Popping the purple bubble

When I stepped back onto campus after nearly nine months away, I almost felt like a stranger. People I had grown accustomed to seeing every day were suddenly gone. New faces were everywhere. Those vaguely familiar would squint at me upon first glance, asking me the inevitable question that all returning students have come to expect. “You were abroad last semester, right?” I would say that yes, I was, and they would ask me where I had been. With a pause and a sigh, I would tell them and receive that inescapable look of shock.

The response that was sure to follow irked me more than fingernails on a blackboard. “Washington D.C.? Well, that doesn’t really count, does it?” Yes, I spent last semester in Washington, D.C. Yes, I realize that Washington is not in Europe. I do understand that I didn’t have to learn a new language in order to study there. So why should my experience suddenly “not count?” Why are my fellow students more surprised to hear “Washington D.C.,” than “Madrid,” “Edinburgh,” or “Siberia”?

A year ago, I knew that I would spend my whole junior year on campus. After a disappointment that can only be described with two letters, “J” and “A”, I made myself think that I would be perfectly content being at Williams for another two semesters. A conversation in the fall of my junior year with friends changed all that. They asked me why I was so adamant about staying on campus. Even though I said that I didn’t know, I knew why. I was scared and maybe a little lazy. I loved Williams and I knew it. So why should I pack up and go somewhere that I didn’t already know I loved? My friends called me on this, imploring me to at least look at some programs. I relented and retreated to my room. If I was going to study away, it would be on my terms, I thought. I wanted to remain in the country and I wanted to study journalism. That or nothing. After a bit of research, I found a program through Boston University that sent students to Washington to serve as correspondents for New England newspapers and to take classes. Before I knew it, I had prodded the Deans to approve the program, and I was accepted. Upon leaving the office for the last time before December break, one of the Deans came up to me and said: “You’re being very adventurous, you know.” I wasn’t sure what she meant until now.

I arrived in Washington when most Williams students were settling in to Winter Study. I was handed a Congressional Press Pass, given an internship, and let loose. The other students were twelve practically professional journalists, with newspaper editorships and years of journalism classes under their belts. I had nothing. I just wanted to write.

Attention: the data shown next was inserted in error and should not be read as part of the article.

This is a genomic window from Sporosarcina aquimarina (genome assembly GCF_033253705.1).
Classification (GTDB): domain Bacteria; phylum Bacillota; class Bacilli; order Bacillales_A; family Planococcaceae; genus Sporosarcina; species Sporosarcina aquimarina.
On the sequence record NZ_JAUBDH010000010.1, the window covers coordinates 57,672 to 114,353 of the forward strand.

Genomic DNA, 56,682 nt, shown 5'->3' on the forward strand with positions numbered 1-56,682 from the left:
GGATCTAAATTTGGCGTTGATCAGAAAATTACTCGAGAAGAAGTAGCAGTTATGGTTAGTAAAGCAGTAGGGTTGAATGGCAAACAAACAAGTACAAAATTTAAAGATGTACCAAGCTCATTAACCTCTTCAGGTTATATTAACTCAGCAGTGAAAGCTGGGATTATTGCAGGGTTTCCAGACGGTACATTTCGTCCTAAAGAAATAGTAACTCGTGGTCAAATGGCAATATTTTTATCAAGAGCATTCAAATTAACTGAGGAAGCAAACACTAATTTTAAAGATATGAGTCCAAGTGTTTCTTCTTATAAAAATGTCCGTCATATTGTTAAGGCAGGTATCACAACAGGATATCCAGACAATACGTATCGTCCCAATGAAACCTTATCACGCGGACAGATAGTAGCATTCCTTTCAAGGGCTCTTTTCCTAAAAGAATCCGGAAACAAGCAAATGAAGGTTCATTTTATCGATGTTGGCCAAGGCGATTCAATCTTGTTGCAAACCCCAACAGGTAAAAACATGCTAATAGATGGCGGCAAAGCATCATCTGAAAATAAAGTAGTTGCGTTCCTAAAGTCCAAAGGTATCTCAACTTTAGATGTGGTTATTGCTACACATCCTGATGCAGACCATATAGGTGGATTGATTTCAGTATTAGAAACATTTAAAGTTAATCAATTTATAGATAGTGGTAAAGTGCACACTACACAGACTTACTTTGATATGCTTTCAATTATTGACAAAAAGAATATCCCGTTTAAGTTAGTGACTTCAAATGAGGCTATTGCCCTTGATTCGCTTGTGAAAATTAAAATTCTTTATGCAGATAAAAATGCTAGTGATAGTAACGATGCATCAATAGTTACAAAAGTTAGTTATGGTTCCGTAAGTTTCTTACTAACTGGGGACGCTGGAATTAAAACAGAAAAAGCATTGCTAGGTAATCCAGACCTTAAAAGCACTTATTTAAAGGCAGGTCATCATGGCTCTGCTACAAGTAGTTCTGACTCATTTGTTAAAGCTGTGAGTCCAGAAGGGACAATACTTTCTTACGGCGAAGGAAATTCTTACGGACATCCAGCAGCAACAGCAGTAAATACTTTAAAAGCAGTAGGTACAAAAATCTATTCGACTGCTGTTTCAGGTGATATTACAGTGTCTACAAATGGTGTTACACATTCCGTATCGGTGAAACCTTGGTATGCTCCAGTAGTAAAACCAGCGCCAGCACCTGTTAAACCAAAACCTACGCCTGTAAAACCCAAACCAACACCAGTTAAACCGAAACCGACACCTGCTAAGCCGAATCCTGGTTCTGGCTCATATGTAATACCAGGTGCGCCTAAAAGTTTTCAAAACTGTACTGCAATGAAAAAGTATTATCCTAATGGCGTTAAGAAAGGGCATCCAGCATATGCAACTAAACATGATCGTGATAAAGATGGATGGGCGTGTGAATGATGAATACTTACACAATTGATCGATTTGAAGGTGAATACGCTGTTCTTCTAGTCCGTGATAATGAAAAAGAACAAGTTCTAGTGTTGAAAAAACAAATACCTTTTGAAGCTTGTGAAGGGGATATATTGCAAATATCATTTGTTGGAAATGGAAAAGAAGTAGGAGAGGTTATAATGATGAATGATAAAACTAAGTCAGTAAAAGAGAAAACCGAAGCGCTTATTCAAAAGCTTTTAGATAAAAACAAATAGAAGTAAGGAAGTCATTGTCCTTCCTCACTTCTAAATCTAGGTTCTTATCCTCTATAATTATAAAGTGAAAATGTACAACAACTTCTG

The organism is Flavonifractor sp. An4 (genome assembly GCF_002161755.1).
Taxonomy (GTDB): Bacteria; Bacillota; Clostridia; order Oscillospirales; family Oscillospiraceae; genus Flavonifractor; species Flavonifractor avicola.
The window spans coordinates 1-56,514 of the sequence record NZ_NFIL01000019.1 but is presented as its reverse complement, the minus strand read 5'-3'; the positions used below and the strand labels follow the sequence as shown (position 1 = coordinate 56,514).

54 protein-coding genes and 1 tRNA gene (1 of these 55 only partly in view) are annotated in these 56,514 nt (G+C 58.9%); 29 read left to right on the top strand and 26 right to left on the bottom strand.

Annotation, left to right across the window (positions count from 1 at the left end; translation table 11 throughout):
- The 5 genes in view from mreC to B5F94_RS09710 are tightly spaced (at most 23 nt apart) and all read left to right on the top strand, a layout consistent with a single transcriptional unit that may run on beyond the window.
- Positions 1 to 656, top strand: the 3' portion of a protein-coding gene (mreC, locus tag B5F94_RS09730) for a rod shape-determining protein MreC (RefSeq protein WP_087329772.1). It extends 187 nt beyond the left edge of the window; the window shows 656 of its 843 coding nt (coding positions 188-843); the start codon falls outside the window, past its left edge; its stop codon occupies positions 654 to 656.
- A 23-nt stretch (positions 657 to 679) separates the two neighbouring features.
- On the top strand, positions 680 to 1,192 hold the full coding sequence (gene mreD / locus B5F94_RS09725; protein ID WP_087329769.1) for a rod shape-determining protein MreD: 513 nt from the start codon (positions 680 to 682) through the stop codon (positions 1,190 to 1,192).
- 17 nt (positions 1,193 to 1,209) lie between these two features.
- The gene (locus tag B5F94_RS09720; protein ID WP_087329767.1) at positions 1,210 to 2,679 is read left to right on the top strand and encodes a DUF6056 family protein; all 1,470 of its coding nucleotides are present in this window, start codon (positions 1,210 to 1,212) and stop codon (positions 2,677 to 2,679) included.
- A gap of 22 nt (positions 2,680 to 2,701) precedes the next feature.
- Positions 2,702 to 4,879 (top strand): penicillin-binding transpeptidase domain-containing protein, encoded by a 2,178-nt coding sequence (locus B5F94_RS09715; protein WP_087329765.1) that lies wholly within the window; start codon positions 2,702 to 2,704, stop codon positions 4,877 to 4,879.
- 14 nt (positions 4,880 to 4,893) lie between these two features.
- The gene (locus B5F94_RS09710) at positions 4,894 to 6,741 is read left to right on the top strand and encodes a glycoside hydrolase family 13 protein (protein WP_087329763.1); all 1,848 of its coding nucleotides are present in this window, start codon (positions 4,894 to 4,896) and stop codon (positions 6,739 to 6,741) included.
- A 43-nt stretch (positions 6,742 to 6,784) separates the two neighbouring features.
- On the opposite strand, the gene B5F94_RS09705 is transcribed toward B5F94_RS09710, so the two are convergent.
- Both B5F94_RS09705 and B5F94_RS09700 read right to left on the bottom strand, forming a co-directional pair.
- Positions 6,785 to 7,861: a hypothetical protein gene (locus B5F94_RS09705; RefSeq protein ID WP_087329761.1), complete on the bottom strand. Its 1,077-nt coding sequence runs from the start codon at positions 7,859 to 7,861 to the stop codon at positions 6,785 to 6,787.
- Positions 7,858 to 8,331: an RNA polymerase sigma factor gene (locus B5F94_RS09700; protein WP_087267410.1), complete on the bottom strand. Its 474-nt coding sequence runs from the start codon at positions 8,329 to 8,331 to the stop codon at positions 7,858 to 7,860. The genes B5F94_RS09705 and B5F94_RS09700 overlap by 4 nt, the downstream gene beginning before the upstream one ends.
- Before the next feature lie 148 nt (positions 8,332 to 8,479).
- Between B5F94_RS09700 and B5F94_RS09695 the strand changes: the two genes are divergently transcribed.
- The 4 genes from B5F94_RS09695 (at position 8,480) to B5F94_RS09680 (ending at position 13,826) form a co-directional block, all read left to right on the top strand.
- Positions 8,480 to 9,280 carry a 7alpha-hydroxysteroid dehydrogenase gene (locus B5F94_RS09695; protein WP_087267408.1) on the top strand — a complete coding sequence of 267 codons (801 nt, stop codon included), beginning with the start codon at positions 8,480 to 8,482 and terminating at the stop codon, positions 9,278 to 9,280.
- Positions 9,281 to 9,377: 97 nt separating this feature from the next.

I had never lived in a city before. I learned quickly. There were countless moments when I desperately wanted to go back to Williams. The terror alert rainbow moved from yellow to orange while I was in Washington. We were told to buy duct tape.We were told to remain calm. It was during this time that I became painfully aware that there was a reason I was in Washington. All my life, scores of things frightened me. So when it became inevitable that my life would soon be in danger, I pushed my fears aside and kept going. I couldn’t afford to be afraid anymore. Even though I knew that my life would have been easier, calmer and maybe a little safer had I remained at Williams, I don’t regret my time away for a minute. I learned more than I ever dreamed I could. I experienced things I never thought that I would. I became a political junkie. I learned how to write and am clearer about my future career. And I worked harder than I’ve ever worked in my life.

But my experience is still trivialized by others. Sometimes you have to step outside your comfort zone. That often requires doing something that the standard “Williams experience” would not dictate. Just because it’s considered normal doesn’t mean that it’s right for you. Williams is an amazing place and has taught me so much, but still I felt that I hadn’t learned enough. As ironic as it may sound, you might have to leave this campus to complete the legendary “Williams experience.”

I never imagined I’d be saying this, but I encourage everyone to consider studying away. And if you decide to do so, do a little research; don’t settle for what’s on the Deans’ approved programs list just because it’s easy and there. Take a risk. It just might change your life. You have to follow your passion, wherever it takes you. Even if it isn’t Europe.

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